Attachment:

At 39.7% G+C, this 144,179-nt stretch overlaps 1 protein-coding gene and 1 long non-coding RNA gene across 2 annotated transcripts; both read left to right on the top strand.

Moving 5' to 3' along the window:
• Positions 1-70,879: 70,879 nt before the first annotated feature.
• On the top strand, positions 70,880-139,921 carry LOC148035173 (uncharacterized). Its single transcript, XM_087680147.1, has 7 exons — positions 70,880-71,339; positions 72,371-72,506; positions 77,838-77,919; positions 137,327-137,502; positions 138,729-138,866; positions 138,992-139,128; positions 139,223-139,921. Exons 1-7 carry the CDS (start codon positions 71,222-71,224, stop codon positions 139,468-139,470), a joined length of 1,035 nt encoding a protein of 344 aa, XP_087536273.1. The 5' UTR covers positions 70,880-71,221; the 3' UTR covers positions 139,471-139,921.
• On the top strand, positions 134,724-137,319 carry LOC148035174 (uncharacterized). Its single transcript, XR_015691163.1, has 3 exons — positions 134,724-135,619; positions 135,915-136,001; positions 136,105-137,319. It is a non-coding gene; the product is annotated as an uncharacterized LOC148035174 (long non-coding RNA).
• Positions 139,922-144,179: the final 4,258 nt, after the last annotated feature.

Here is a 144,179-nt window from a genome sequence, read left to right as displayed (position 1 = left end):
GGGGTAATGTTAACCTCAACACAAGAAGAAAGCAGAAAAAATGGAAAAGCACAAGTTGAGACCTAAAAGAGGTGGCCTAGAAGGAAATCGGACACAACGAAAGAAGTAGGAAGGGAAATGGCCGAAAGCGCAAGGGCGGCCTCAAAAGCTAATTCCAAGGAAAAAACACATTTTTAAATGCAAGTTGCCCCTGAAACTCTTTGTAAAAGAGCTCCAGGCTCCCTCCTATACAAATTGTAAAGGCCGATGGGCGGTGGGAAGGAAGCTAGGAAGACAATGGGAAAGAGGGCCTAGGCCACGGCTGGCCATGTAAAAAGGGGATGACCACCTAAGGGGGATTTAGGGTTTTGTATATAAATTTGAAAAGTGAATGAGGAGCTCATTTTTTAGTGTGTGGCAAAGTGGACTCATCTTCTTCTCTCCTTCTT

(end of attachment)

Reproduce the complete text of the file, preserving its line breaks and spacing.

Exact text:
At 39.7% G+C, this 144,179-nt stretch overlaps 1 protein-coding gene and 1 long non-coding RNA gene across 2 annotated transcripts; both read left to right on the top strand.

Moving 5' to 3' along the window:
• Positions 1-70,879: 70,879 nt before the first annotated feature.
• On the top strand, positions 70,880-139,921 carry LOC148035173 (uncharacterized). Its single transcript, XM_087680147.1, has 7 exons — positions 70,880-71,339; positions 72,371-72,506; positions 77,838-77,919; positions 137,327-137,502; positions 138,729-138,866; positions 138,992-139,128; positions 139,223-139,921. Exons 1-7 carry the CDS (start codon positions 71,222-71,224, stop codon positions 139,468-139,470), a joined length of 1,035 nt encoding a protein of 344 aa, XP_087536273.1. The 5' UTR covers positions 70,880-71,221; the 3' UTR covers positions 139,471-139,921.
• On the top strand, positions 134,724-137,319 carry LOC148035174 (uncharacterized). Its single transcript, XR_015691163.1, has 3 exons — positions 134,724-135,619; positions 135,915-136,001; positions 136,105-137,319. It is a non-coding gene; the product is annotated as an uncharacterized LOC148035174 (long non-coding RNA).
• Positions 139,922-144,179: the final 4,258 nt, after the last annotated feature.

Here is a 144,179-nt window from a genome sequence, read left to right as displayed (position 1 = left end):
GGGGTAATGTTAACCTCAACACAAGAAGAAAGCAGAAAAAATGGAAAAGCACAAGTTGAGACCTAAAAGAGGTGGCCTAGAAGGAAATCGGACACAACGAAAGAAGTAGGAAGGGAAATGGCCGAAAGCGCAAGGGCGGCCTCAAAAGCTAATTCCAAGGAAAAAACACATTTTTAAATGCAAGTTGCCCCTGAAACTCTTTGTAAAAGAGCTCCAGGCTCCCTCCTATACAAATTGTAAAGGCCGATGGGCGGTGGGAAGGAAGCTAGGAAGACAATGGGAAAGAGGGCCTAGGCCACGGCTGGCCATGTAAAAAGGGGATGACCACCTAAGGGGGATTTAGGGTTTTGTATATAAATTTGAAAAGTGAATGAGGAGCTCATTTTTTAGTGTGTGGCAAAGTGGACTCATCTTCTTCTCTCCTTCTT